Abilene also helps support the needs of UCAID's members with connections to an international community of high-performance research and education networks, currently including systems in Canada, the Netherlands, and Scandinavia. The Abilene partners expect this diverse networking environment to stimulate the networking industry to make more rapid developments in production and then to commercialize the results more widely.The extensive system of fiber-optic cable, routers, switches, and other Internet technologies that make this advanced work possible is monitored through the Abilene Network operations center, located in the University Library at IUPUI. The staff members in this facility, built for managing IUPUI's campus network and IU's statewide networking infrastructure--and still serving in this capacity--oversee the gamut of Abilene's physical and operational aspects. They ensure the day-to-day functioning of the network by

For example, if an on-duty operator should notice a delay or interruption at some point on the network, he or she will report the problem to an in-house network technician or engineer, who will typically be able to remedy the situation. Occasionally, the center may have to notify Qwest or Cisco--if the glitch seems to be caused by the fiber circuits or the routing hardware--and these companies will then dispatch engineers to address the problem. Usually, four staff members, with duties spread across operational, engineering, and applications services, are on hand at the center during the day. At night, a smaller contingent is present--with a network engineer on call--because the facility must be up and running twenty-four hours a day, seven days a week.

Beyond Old Boundaries

Abilene is not the only virtual superhighway with a presence in Indianapolis. A new connection to the Asian Pacific Rim through what Vice President Al Gore has called "a high-speed global information infrastructure" has its operations center there as well. IU and the Asia Pacific Advanced Network consortium have developed this connection, called TransPAC, between high-performance research and education networks in the United States, such as Abilene, and a similar network in Japan, Korea, Singapore, and Australia.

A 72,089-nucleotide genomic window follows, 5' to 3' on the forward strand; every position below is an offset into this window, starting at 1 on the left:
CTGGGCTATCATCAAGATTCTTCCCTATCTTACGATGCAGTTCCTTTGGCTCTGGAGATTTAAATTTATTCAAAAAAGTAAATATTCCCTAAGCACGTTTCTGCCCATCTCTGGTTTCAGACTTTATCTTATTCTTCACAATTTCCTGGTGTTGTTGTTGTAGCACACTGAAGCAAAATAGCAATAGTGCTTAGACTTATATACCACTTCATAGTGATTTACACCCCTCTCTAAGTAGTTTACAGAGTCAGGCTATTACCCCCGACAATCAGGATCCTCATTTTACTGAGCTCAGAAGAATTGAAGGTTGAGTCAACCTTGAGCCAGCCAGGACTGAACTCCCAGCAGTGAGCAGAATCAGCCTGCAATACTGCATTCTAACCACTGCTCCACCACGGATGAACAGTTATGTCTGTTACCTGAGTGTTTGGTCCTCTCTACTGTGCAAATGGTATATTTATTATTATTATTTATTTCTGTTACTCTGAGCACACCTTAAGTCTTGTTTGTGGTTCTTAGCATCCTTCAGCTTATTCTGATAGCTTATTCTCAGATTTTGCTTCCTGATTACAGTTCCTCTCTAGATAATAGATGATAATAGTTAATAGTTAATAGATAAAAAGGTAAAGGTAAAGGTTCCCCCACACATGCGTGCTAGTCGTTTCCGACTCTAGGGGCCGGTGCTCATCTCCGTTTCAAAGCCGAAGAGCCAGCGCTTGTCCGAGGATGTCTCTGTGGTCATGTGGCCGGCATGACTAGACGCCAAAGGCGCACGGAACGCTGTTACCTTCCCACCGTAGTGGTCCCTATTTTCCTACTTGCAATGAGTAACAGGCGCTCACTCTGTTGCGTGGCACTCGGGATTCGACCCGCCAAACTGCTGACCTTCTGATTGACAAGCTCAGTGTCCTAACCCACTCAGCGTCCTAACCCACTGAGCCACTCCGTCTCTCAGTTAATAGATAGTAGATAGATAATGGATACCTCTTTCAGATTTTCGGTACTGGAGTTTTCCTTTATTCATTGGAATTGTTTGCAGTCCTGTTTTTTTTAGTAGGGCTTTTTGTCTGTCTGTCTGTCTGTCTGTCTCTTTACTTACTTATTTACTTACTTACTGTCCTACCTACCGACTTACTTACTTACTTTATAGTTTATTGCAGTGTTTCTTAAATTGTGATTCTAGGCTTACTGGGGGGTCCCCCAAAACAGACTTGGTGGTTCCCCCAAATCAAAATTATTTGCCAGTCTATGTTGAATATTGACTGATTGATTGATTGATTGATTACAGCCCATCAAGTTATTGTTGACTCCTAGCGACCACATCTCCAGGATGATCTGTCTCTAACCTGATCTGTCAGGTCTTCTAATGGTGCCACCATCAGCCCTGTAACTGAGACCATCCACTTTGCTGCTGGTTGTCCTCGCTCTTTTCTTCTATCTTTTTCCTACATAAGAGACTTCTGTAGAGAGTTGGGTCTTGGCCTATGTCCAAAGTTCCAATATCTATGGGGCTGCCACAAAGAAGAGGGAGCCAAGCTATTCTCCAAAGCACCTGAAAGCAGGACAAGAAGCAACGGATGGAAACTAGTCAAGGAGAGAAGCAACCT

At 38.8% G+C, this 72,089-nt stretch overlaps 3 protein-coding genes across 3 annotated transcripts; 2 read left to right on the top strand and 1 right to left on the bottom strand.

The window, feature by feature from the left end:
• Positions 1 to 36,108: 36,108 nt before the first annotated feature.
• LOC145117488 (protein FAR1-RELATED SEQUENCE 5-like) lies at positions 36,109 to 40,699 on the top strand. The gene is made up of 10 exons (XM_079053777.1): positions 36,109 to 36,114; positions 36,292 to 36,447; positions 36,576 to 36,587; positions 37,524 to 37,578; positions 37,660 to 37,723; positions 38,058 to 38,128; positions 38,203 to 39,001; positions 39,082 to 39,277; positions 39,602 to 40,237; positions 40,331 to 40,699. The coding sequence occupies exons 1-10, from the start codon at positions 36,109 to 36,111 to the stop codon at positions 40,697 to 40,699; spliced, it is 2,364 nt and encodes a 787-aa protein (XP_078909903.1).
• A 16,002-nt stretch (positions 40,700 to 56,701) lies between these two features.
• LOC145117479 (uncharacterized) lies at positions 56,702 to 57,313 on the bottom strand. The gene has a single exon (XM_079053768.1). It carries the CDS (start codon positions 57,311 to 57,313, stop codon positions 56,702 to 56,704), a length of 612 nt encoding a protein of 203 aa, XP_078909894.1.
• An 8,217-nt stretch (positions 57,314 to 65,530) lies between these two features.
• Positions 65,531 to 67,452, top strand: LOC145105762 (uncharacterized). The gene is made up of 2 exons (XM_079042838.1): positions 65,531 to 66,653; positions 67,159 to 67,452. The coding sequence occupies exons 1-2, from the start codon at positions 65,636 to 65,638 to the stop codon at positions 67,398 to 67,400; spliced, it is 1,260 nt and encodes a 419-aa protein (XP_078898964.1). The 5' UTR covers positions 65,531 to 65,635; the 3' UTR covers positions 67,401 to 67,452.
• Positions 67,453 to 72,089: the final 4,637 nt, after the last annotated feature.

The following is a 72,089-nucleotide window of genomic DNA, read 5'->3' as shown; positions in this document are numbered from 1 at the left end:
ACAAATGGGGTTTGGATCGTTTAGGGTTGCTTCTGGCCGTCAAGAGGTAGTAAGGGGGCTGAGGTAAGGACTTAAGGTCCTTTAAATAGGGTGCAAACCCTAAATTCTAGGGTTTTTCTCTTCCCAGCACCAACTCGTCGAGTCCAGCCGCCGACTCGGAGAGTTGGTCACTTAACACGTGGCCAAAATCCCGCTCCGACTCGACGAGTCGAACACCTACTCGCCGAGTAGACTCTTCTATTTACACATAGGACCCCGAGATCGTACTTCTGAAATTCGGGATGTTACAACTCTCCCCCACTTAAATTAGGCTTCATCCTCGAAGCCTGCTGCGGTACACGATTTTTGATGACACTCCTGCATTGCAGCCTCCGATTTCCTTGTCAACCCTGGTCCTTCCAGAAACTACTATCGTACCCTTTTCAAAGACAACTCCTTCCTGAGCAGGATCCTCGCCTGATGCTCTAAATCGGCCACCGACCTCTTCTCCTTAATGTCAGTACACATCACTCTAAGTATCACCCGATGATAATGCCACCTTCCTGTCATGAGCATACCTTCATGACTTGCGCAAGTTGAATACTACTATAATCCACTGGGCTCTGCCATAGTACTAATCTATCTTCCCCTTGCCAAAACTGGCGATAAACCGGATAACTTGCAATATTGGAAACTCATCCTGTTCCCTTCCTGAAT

In late January, the Abilene Network established coast-to-coast connectivity for participating members, completing an important step in the development of Internet2. Abilene is a project of the University Corporation for Advanced Internet Development, developed in partnership with Qwest Communications, Cisco Systems, Nortel Networks, and Indiana University.

TransPAC crosses old boundaries of geography to provide IU and other U.S. institutions with convenient, high-bandwidth access to more than forty research and educational institutions in the Asia Pacific. An international, fiber-optic Autobahn for digital communications, TransPAC is able to transmit seventy megabits of data per second. At this speed, the world's longest research connection can deliver the equivalent of an entire multimedia encyclopedia in less than two minutes. This connection is able to support collaborations among researchers in a variety of disciplines, including astronomy, computational science, high-energy physics, medicine, meteorology, molecular biology, and visualization. Examples of work currently using TransPAC, some of which involve IU, include